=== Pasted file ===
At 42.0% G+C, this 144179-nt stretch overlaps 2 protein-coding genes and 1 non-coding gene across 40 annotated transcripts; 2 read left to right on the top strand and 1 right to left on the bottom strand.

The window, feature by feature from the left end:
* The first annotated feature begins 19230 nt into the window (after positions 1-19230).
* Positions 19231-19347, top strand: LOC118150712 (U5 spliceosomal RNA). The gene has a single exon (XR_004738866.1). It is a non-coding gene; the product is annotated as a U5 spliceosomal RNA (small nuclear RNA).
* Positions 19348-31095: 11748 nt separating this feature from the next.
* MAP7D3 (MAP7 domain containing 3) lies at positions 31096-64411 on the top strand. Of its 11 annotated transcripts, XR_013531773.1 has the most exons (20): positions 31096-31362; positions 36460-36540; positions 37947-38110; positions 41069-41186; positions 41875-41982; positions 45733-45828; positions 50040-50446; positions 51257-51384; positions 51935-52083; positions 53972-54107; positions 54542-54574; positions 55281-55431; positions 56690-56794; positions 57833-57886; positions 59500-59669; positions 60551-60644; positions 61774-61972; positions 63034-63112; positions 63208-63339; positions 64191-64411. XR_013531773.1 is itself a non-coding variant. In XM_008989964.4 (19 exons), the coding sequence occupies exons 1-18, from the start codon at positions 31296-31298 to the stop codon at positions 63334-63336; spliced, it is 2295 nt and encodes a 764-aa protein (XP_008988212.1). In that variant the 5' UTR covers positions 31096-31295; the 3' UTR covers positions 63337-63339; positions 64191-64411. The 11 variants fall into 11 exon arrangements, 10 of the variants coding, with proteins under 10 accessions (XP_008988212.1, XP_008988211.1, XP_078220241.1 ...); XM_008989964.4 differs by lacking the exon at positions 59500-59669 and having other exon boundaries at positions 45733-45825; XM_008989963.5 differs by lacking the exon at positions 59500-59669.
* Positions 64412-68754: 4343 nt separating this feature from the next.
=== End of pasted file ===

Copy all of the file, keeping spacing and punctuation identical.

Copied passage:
At 42.0% G+C, this 144179-nt stretch overlaps 2 protein-coding genes and 1 non-coding gene across 40 annotated transcripts; 2 read left to right on the top strand and 1 right to left on the bottom strand.

The window, feature by feature from the left end:
* The first annotated feature begins 19230 nt into the window (after positions 1-19230).
* Positions 19231-19347, top strand: LOC118150712 (U5 spliceosomal RNA). The gene has a single exon (XR_004738866.1). It is a non-coding gene; the product is annotated as a U5 spliceosomal RNA (small nuclear RNA).
* Positions 19348-31095: 11748 nt separating this feature from the next.
* MAP7D3 (MAP7 domain containing 3) lies at positions 31096-64411 on the top strand. Of its 11 annotated transcripts, XR_013531773.1 has the most exons (20): positions 31096-31362; positions 36460-36540; positions 37947-38110; positions 41069-41186; positions 41875-41982; positions 45733-45828; positions 50040-50446; positions 51257-51384; positions 51935-52083; positions 53972-54107; positions 54542-54574; positions 55281-55431; positions 56690-56794; positions 57833-57886; positions 59500-59669; positions 60551-60644; positions 61774-61972; positions 63034-63112; positions 63208-63339; positions 64191-64411. XR_013531773.1 is itself a non-coding variant. In XM_008989964.4 (19 exons), the coding sequence occupies exons 1-18, from the start codon at positions 31296-31298 to the stop codon at positions 63334-63336; spliced, it is 2295 nt and encodes a 764-aa protein (XP_008988212.1). In that variant the 5' UTR covers positions 31096-31295; the 3' UTR covers positions 63337-63339; positions 64191-64411. The 11 variants fall into 11 exon arrangements, 10 of the variants coding, with proteins under 10 accessions (XP_008988212.1, XP_008988211.1, XP_078220241.1 ...); XM_008989964.4 differs by lacking the exon at positions 59500-59669 and having other exon boundaries at positions 45733-45825; XM_008989963.5 differs by lacking the exon at positions 59500-59669.
* Positions 64412-68754: 4343 nt separating this feature from the next.